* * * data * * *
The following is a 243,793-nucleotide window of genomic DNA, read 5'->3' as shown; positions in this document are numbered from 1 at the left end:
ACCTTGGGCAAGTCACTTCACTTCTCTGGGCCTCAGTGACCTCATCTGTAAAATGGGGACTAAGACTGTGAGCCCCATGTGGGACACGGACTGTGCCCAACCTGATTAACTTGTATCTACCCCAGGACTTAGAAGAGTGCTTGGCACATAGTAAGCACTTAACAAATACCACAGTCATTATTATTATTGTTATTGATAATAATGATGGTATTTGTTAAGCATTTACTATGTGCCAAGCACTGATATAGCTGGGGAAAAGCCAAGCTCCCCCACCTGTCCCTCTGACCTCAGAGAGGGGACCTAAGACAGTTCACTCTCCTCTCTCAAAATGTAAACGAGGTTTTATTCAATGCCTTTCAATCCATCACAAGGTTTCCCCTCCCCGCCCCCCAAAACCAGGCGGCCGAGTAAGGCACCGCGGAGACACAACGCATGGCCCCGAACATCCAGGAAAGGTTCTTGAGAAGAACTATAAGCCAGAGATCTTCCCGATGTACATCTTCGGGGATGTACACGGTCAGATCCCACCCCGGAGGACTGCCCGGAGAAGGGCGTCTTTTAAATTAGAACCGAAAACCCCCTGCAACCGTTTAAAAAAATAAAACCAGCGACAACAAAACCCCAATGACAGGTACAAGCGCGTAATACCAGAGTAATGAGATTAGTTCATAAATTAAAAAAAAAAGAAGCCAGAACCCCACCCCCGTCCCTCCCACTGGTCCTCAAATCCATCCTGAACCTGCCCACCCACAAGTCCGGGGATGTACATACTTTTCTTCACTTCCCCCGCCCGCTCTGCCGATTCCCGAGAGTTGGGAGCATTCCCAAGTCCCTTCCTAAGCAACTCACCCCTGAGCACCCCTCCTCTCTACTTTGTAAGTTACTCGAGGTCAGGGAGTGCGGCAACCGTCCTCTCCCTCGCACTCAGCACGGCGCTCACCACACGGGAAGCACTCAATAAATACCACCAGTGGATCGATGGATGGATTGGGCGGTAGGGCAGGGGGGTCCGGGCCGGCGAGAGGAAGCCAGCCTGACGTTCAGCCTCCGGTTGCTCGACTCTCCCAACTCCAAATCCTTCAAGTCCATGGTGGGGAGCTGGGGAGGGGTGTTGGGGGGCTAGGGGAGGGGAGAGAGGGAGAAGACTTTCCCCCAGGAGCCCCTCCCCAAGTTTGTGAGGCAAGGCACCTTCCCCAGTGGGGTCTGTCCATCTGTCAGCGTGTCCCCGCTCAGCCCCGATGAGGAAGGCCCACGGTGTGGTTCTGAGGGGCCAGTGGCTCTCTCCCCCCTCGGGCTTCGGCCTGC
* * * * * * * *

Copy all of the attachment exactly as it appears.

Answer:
The following is a 243,793-nucleotide window of genomic DNA, read 5'->3' as shown; positions in this document are numbered from 1 at the left end:
ACCTTGGGCAAGTCACTTCACTTCTCTGGGCCTCAGTGACCTCATCTGTAAAATGGGGACTAAGACTGTGAGCCCCATGTGGGACACGGACTGTGCCCAACCTGATTAACTTGTATCTACCCCAGGACTTAGAAGAGTGCTTGGCACATAGTAAGCACTTAACAAATACCACAGTCATTATTATTATTGTTATTGATAATAATGATGGTATTTGTTAAGCATTTACTATGTGCCAAGCACTGATATAGCTGGGGAAAAGCCAAGCTCCCCCACCTGTCCCTCTGACCTCAGAGAGGGGACCTAAGACAGTTCACTCTCCTCTCTCAAAATGTAAACGAGGTTTTATTCAATGCCTTTCAATCCATCACAAGGTTTCCCCTCCCCGCCCCCCAAAACCAGGCGGCCGAGTAAGGCACCGCGGAGACACAACGCATGGCCCCGAACATCCAGGAAAGGTTCTTGAGAAGAACTATAAGCCAGAGATCTTCCCGATGTACATCTTCGGGGATGTACACGGTCAGATCCCACCCCGGAGGACTGCCCGGAGAAGGGCGTCTTTTAAATTAGAACCGAAAACCCCCTGCAACCGTTTAAAAAAATAAAACCAGCGACAACAAAACCCCAATGACAGGTACAAGCGCGTAATACCAGAGTAATGAGATTAGTTCATAAATTAAAAAAAAAAGAAGCCAGAACCCCACCCCCGTCCCTCCCACTGGTCCTCAAATCCATCCTGAACCTGCCCACCCACAAGTCCGGGGATGTACATACTTTTCTTCACTTCCCCCGCCCGCTCTGCCGATTCCCGAGAGTTGGGAGCATTCCCAAGTCCCTTCCTAAGCAACTCACCCCTGAGCACCCCTCCTCTCTACTTTGTAAGTTACTCGAGGTCAGGGAGTGCGGCAACCGTCCTCTCCCTCGCACTCAGCACGGCGCTCACCACACGGGAAGCACTCAATAAATACCACCAGTGGATCGATGGATGGATTGGGCGGTAGGGCAGGGGGGTCCGGGCCGGCGAGAGGAAGCCAGCCTGACGTTCAGCCTCCGGTTGCTCGACTCTCCCAACTCCAAATCCTTCAAGTCCATGGTGGGGAGCTGGGGAGGGGTGTTGGGGGGCTAGGGGAGGGGAGAGAGGGAGAAGACTTTCCCCCAGGAGCCCCTCCCCAAGTTTGTGAGGCAAGGCACCTTCCCCAGTGGGGTCTGTCCATCTGTCAGCGTGTCCCCGCTCAGCCCCGATGAGGAAGGCCCACGGTGTGGTTCTGAGGGGCCAGTGGCTCTCTCCCCCCTCGGGCTTCGGCCTGC